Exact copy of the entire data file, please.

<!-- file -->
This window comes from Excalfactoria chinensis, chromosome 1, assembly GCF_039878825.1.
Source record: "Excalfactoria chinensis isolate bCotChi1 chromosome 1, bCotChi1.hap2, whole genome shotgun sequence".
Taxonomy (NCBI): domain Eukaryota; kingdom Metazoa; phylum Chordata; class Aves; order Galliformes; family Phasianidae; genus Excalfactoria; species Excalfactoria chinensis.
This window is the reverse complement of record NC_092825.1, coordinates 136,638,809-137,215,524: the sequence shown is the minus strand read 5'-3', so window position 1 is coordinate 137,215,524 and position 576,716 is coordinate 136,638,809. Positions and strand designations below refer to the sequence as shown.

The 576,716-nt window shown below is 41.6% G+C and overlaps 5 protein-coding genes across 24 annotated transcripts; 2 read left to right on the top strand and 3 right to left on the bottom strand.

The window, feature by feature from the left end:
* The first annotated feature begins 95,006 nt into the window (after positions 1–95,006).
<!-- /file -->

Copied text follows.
This window comes from Excalfactoria chinensis, chromosome 1, assembly GCF_039878825.1.
Source record: "Excalfactoria chinensis isolate bCotChi1 chromosome 1, bCotChi1.hap2, whole genome shotgun sequence".
Taxonomy (NCBI): domain Eukaryota; kingdom Metazoa; phylum Chordata; class Aves; order Galliformes; family Phasianidae; genus Excalfactoria; species Excalfactoria chinensis.
This window is the reverse complement of record NC_092825.1, coordinates 136,638,809-137,215,524: the sequence shown is the minus strand read 5'-3', so window position 1 is coordinate 137,215,524 and position 576,716 is coordinate 136,638,809. Positions and strand designations below refer to the sequence as shown.

The 576,716-nt window shown below is 41.6% G+C and overlaps 5 protein-coding genes across 24 annotated transcripts; 2 read left to right on the top strand and 3 right to left on the bottom strand.

The window, feature by feature from the left end:
* The first annotated feature begins 95,006 nt into the window (after positions 1–95,006).